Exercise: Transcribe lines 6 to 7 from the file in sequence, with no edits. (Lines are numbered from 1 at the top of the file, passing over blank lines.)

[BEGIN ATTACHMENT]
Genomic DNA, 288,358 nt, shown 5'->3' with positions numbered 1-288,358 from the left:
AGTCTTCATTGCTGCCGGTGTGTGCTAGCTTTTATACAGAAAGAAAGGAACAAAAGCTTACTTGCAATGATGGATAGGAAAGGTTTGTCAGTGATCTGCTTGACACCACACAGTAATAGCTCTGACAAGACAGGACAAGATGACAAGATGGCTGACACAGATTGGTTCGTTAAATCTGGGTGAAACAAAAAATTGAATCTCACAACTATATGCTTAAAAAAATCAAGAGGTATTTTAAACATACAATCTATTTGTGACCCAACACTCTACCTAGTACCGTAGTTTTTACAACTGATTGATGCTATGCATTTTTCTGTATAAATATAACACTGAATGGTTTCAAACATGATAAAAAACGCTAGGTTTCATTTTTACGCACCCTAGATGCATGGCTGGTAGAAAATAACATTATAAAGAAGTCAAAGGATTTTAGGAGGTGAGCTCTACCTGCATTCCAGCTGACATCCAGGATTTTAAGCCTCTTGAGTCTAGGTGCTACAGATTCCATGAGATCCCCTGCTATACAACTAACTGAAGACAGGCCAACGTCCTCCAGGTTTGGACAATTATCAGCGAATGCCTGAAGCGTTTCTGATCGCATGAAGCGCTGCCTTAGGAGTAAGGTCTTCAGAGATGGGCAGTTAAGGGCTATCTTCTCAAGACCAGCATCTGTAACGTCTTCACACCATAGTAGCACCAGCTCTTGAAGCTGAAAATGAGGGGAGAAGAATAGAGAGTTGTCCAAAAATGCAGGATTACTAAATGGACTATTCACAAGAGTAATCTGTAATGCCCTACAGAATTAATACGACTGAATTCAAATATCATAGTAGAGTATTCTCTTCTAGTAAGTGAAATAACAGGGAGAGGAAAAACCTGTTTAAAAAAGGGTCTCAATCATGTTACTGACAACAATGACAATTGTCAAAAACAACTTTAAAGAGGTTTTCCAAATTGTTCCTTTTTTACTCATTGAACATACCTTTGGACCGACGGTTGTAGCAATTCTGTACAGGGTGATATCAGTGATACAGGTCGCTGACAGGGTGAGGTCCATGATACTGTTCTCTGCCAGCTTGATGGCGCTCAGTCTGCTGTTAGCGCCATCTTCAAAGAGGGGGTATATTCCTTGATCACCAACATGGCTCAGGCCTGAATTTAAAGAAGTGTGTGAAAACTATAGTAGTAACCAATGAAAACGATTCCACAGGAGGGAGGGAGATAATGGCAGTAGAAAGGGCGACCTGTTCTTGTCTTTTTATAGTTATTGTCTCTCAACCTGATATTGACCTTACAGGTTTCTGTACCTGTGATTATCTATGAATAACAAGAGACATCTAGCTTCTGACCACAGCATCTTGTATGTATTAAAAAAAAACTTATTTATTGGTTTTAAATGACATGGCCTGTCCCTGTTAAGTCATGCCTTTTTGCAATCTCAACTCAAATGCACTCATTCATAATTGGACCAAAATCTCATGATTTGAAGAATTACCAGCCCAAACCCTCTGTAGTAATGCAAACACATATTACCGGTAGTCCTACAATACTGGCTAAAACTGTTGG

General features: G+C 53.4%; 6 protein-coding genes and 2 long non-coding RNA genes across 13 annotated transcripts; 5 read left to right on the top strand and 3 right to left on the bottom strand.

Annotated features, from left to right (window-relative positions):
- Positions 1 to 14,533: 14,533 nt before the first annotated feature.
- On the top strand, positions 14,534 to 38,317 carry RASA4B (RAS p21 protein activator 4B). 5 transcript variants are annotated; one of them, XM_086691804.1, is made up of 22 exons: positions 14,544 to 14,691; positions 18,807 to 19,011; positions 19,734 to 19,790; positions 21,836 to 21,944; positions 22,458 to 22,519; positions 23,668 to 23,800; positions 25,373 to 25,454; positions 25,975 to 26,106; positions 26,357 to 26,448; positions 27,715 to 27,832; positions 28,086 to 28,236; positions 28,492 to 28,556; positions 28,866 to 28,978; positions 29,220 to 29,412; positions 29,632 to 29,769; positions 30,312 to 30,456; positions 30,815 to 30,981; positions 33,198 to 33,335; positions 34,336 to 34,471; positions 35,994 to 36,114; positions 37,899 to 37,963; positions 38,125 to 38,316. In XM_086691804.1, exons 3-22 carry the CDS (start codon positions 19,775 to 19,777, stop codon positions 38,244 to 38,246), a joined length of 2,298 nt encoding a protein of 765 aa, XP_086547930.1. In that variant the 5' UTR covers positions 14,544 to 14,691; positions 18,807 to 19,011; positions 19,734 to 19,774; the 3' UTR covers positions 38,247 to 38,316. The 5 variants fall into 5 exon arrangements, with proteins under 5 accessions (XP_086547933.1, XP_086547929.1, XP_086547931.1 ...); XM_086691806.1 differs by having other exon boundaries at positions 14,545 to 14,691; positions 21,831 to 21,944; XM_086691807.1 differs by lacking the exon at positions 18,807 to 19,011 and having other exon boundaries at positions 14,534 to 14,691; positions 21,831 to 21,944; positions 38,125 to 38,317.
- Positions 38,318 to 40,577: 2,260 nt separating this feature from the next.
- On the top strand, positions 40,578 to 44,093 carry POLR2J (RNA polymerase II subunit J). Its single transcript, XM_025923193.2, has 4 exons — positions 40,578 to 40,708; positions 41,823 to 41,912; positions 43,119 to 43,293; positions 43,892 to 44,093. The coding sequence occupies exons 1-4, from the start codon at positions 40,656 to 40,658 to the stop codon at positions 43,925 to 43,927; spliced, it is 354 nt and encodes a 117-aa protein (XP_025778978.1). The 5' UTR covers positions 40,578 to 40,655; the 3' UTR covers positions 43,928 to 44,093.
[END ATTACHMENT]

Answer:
- On the top strand, positions 14,534 to 38,317 carry RASA4B (RAS p21 protein activator 4B). 5 transcript variants are annotated; one of them, XM_086691804.1, is made up of 22 exons: positions 14,544 to 14,691; positions 18,807 to 19,011; positions 19,734 to 19,790; positions 21,836 to 21,944; positions 22,458 to 22,519; positions 23,668 to 23,800; positions 25,373 to 25,454; positions 25,975 to 26,106; positions 26,357 to 26,448; positions 27,715 to 27,832; positions 28,086 to 28,236; positions 28,492 to 28,556; positions 28,866 to 28,978; positions 29,220 to 29,412; positions 29,632 to 29,769; positions 30,312 to 30,456; positions 30,815 to 30,981; positions 33,198 to 33,335; positions 34,336 to 34,471; positions 35,994 to 36,114; positions 37,899 to 37,963; positions 38,125 to 38,316. In XM_086691804.1, exons 3-22 carry the CDS (start codon positions 19,775 to 19,777, stop codon positions 38,244 to 38,246), a joined length of 2,298 nt encoding a protein of 765 aa, XP_086547930.1. In that variant the 5' UTR covers positions 14,544 to 14,691; positions 18,807 to 19,011; positions 19,734 to 19,774; the 3' UTR covers positions 38,247 to 38,316. The 5 variants fall into 5 exon arrangements, with proteins under 5 accessions (XP_086547933.1, XP_086547929.1, XP_086547931.1 ...); XM_086691806.1 differs by having other exon boundaries at positions 14,545 to 14,691; positions 21,831 to 21,944; XM_086691807.1 differs by lacking the exon at positions 18,807 to 19,011 and having other exon boundaries at positions 14,534 to 14,691; positions 21,831 to 21,944; positions 38,125 to 38,317.
- Positions 38,318 to 40,577: 2,260 nt separating this feature from the next.